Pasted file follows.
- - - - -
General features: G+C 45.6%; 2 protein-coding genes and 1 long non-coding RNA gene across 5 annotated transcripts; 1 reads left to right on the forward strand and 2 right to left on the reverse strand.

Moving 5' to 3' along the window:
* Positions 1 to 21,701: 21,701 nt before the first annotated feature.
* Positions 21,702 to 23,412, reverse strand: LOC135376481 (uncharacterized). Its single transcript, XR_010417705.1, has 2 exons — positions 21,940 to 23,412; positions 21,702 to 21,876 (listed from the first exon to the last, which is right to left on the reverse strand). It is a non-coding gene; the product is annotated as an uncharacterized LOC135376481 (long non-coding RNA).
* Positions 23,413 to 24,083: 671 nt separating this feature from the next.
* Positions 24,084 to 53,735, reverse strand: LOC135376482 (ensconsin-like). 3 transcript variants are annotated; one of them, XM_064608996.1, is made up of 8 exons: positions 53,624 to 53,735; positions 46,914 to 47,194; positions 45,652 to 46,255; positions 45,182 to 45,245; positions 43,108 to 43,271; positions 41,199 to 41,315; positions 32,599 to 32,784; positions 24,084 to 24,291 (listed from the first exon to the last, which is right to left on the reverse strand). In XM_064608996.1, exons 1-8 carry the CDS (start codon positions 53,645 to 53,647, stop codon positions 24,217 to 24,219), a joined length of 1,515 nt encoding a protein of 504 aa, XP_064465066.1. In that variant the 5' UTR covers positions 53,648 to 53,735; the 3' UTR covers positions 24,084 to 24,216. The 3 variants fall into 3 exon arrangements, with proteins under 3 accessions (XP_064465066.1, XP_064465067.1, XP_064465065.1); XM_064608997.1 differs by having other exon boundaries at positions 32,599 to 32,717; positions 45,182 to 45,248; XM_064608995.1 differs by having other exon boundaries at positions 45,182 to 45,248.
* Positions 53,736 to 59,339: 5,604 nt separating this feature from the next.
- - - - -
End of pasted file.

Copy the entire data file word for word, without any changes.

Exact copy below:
General features: G+C 45.6%; 2 protein-coding genes and 1 long non-coding RNA gene across 5 annotated transcripts; 1 reads left to right on the forward strand and 2 right to left on the reverse strand.

Moving 5' to 3' along the window:
* Positions 1 to 21,701: 21,701 nt before the first annotated feature.
* Positions 21,702 to 23,412, reverse strand: LOC135376481 (uncharacterized). Its single transcript, XR_010417705.1, has 2 exons — positions 21,940 to 23,412; positions 21,702 to 21,876 (listed from the first exon to the last, which is right to left on the reverse strand). It is a non-coding gene; the product is annotated as an uncharacterized LOC135376481 (long non-coding RNA).
* Positions 23,413 to 24,083: 671 nt separating this feature from the next.
* Positions 24,084 to 53,735, reverse strand: LOC135376482 (ensconsin-like). 3 transcript variants are annotated; one of them, XM_064608996.1, is made up of 8 exons: positions 53,624 to 53,735; positions 46,914 to 47,194; positions 45,652 to 46,255; positions 45,182 to 45,245; positions 43,108 to 43,271; positions 41,199 to 41,315; positions 32,599 to 32,784; positions 24,084 to 24,291 (listed from the first exon to the last, which is right to left on the reverse strand). In XM_064608996.1, exons 1-8 carry the CDS (start codon positions 53,645 to 53,647, stop codon positions 24,217 to 24,219), a joined length of 1,515 nt encoding a protein of 504 aa, XP_064465066.1. In that variant the 5' UTR covers positions 53,648 to 53,735; the 3' UTR covers positions 24,084 to 24,216. The 3 variants fall into 3 exon arrangements, with proteins under 3 accessions (XP_064465066.1, XP_064465067.1, XP_064465065.1); XM_064608997.1 differs by having other exon boundaries at positions 32,599 to 32,717; positions 45,182 to 45,248; XM_064608995.1 differs by having other exon boundaries at positions 45,182 to 45,248.
* Positions 53,736 to 59,339: 5,604 nt separating this feature from the next.